In the stack_init routine, the head variable is initialized, but neither head->element nor head->next are initialized. It's also probably a good idea to explicitly zero the size. Although it's already zeroed at the moment because it's a file scope variable, if you follow the other advice on this list, you'll have to initialize it yourself.

Provide a way to free memory

Right now, the only way to free memory is to repeatedly call pop(). Unfortunately, the calling program has no way to know how many items are on the stack or to know when the stack is empty, so it's not going to be able to know how many times to do so. I'd suggest providing at least an explicit isEmpty() call.

Provide a complete interface

At the moment, there isn't any way to actually use the stack except to call print_stack() which limits its usefulness in the extreme. I'd suggest that adding a means of examining the top of the stack, as with a call to top() that returns the value for that item might be a good idea.

Don't access freed memory

These lines have a problem:

free(head);
head = head->next;

The problem is that after you've freed head, you dereference it to get the next pointer. This is undefined behavior -- anything could happen and it probably won't be good! Better would be to save a copy of the pointer, do your housekeeping and then free the copy like this:

struct Node* temp = head;
head = head->next;
free(temp);

Separate printing from data manipulation

There is no way at the moment to use pop without it printing something. In a real program that use such a stack, that's unlikely to be the desired effect. Better would be to have pop() just do what it needs to do and leave printing to the calling program.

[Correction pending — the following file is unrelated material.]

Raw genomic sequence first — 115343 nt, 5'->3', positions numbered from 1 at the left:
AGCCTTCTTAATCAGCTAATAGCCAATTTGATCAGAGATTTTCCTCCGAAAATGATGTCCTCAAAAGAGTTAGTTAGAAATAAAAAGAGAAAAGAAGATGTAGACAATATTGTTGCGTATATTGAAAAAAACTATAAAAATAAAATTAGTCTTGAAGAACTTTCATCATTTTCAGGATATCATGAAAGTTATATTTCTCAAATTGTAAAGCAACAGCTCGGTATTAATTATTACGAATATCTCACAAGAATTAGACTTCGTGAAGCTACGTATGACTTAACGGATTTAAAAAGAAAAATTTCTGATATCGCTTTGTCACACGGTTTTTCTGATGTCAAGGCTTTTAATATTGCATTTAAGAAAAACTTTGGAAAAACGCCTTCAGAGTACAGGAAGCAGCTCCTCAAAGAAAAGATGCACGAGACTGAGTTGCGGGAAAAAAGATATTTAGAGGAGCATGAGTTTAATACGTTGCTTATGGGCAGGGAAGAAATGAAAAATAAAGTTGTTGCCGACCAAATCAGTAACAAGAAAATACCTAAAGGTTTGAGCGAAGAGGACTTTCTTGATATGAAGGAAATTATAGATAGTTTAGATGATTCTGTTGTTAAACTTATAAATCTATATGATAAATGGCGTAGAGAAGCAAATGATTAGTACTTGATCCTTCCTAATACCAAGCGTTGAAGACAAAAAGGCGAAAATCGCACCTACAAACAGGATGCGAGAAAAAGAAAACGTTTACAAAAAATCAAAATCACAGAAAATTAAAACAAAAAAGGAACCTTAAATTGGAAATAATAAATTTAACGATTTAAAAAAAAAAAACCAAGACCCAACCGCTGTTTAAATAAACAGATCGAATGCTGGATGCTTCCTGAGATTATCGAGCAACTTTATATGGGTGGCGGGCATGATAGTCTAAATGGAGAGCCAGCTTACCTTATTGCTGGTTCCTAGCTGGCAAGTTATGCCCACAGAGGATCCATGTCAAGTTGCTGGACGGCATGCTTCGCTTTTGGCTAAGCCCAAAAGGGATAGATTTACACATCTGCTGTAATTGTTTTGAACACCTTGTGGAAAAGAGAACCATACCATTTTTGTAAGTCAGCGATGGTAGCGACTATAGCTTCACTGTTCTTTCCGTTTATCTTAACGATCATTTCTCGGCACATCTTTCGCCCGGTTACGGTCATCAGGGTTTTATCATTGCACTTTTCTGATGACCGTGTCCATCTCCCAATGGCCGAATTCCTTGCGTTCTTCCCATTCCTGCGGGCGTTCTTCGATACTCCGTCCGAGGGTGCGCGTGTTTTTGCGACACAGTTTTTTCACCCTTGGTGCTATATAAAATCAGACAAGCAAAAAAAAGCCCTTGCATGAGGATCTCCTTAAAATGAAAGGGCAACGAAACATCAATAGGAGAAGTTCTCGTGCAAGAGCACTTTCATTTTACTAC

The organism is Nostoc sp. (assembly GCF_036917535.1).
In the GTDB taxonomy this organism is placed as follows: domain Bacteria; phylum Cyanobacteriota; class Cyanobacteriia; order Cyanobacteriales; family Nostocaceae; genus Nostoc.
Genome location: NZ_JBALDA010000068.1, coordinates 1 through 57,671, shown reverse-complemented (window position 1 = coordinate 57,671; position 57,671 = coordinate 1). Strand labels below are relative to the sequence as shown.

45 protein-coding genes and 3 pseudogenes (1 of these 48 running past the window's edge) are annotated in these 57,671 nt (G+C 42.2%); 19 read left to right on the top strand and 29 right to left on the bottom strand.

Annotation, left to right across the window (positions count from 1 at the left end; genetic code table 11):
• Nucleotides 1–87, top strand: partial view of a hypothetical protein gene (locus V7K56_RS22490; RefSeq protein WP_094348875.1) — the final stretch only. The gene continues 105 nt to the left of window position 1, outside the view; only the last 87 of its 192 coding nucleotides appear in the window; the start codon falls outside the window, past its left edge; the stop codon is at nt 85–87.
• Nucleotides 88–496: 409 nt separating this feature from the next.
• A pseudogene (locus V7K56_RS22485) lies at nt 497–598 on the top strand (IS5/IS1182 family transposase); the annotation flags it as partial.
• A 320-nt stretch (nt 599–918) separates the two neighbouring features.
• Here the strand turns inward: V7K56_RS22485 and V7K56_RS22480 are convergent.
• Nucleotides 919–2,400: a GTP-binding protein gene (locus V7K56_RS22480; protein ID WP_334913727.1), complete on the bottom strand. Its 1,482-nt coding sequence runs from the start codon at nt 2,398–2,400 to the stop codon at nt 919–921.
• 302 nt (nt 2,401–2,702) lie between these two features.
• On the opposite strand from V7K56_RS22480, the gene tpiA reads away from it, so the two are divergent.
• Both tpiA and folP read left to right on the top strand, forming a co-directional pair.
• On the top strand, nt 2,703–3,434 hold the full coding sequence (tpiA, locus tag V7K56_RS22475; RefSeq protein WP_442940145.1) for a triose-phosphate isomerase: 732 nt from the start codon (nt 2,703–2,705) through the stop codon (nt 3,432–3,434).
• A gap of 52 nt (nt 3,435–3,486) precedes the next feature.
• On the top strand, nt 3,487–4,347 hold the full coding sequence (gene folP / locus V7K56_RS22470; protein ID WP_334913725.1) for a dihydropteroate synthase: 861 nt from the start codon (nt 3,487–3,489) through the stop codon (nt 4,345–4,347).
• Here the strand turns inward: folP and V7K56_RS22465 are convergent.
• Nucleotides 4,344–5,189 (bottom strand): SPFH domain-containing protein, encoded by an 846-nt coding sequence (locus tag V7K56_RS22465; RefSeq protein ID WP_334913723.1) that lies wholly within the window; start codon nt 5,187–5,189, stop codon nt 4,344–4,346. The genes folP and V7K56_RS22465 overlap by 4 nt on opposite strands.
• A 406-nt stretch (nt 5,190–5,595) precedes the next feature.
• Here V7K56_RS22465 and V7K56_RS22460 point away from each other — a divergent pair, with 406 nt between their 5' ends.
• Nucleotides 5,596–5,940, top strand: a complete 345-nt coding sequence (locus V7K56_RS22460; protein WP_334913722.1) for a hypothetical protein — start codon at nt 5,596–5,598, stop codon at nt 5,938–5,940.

Return something useful from functions

Most of your non-void functions return something useful, but pop always returns 0 which isn't very useful.

Encapsulate related data in a structure

The size and head elements are closely related items. For that reason (and to accomodate suggestion #1 on this list), I'd recommend combining them into a struct instead like this:

struct Stack {
    struct Node* head;
    int size;
};

Use a typedef to simplify your code

If you use a typedef like this:

typedef struct {
    struct Node* head;
    int size;
} Stack;

the code can refer to simply Stack instead of struct Stack. It's not necessary, but it does tend to make things a little easier to write and to read.

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  • 1
    \$\begingroup\$ Wow this is amazing. Thank you so much for this detailed review. I think I understand and agree with all of your points. One thing that I don't totally get is the "provide a complete interface point". Why is there currently no way to use the stack? It is possible to call push() and pop(). I absolutely agree that there should be a top() function though. With "Provide a way to free memory" you basically mean some sort of a destroy_stack() function, right? \$\endgroup\$ – c_student Oct 22 '16 at 21:57